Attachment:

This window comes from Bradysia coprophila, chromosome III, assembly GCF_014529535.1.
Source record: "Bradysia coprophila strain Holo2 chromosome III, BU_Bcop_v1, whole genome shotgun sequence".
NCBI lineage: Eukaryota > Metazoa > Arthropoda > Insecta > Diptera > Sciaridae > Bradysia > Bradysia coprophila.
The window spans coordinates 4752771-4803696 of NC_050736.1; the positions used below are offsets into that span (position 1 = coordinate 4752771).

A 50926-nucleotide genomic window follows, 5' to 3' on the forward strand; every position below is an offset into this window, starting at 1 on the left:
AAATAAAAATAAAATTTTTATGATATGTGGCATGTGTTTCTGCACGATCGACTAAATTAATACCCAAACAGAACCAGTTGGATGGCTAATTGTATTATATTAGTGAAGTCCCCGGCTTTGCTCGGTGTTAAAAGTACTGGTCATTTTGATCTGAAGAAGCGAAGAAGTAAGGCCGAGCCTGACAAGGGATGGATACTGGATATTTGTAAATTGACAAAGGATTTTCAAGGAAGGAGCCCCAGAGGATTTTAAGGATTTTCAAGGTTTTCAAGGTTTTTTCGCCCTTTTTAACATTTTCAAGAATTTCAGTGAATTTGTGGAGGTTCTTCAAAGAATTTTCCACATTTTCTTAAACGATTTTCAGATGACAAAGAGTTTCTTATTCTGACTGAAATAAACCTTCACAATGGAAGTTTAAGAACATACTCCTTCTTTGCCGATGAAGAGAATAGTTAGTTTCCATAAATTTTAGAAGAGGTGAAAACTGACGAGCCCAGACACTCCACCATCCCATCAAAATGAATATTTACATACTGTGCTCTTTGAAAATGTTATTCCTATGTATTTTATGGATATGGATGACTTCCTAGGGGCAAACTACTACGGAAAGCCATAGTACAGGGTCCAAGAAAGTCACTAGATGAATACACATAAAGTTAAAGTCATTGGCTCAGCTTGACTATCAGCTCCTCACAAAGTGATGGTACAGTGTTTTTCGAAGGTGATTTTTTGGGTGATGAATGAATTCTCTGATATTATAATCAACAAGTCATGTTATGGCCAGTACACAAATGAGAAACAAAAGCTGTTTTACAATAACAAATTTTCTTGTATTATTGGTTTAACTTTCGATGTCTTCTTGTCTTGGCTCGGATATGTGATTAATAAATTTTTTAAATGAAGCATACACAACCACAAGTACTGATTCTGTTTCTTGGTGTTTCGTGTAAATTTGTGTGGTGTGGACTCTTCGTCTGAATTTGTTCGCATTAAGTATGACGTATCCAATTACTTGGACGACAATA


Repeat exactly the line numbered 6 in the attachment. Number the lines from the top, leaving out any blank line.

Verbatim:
AAATAAAAATAAAATTTTTATGATATGTGGCATGTGTTTCTGCACGATCGACTAAATTAATACCCAAACAGAACCAGTTGGATGGCTAATTGTATTATATTAGTGAAGTCCCCGGCTTTGCTCGGTGTTAAAAGTACTGGTCATTTTGATCTGAAGAAGCGAAGAAGTAAGGCCGAGCCTGACAAGGGATGGATACTGGATATTTGTAAATTGACAAAGGATTTTCAAGGAAGGAGCCCCAGAGGATTTTAAGGATTTTCAAGGTTTTCAAGGTTTTTTCGCCCTTTTTAACATTTTCAAGAATTTCAGTGAATTTGTGGAGGTTCTTCAAAGAATTTTCCACATTTTCTTAAACGATTTTCAGATGACAAAGAGTTTCTTATTCTGACTGAAATAAACCTTCACAATGGAAGTTTAAGAACATACTCCTTCTTTGCCGATGAAGAGAATAGTTAGTTTCCATAAATTTTAGAAGAGGTGAAAACTGACGAGCCCAGACACTCCACCATCCCATCAAAATGAATATTTACATACTGTGCTCTTTGAAAATGTTATTCCTATGTATTTTATGGATATGGATGACTTCCTAGGGGCAAACTACTACGGAAAGCCATAGTACAGGGTCCAAGAAAGTCACTAGATGAATACACATAAAGTTAAAGTCATTGGCTCAGCTTGACTATCAGCTCCTCACAAAGTGATGGTACAGTGTTTTTCGAAGGTGATTTTTTGGGTGATGAATGAATTCTCTGATATTATAATCAACAAGTCATGTTATGGCCAGTACACAAATGAGAAACAAAAGCTGTTTTACAATAACAAATTTTCTTGTATTATTGGTTTAACTTTCGATGTCTTCTTGTCTTGGCTCGGATATGTGATTAATAAATTTTTTAAATGAAGCATACACAACCACAAGTACTGATTCTGTTTCTTGGTGTTTCGTGTAAATTTGTGTGGTGTGGACTCTTCGTCTGAATTTGTTCGCATTAAGTATGACGTATCCAATTACTTGGACGACAATA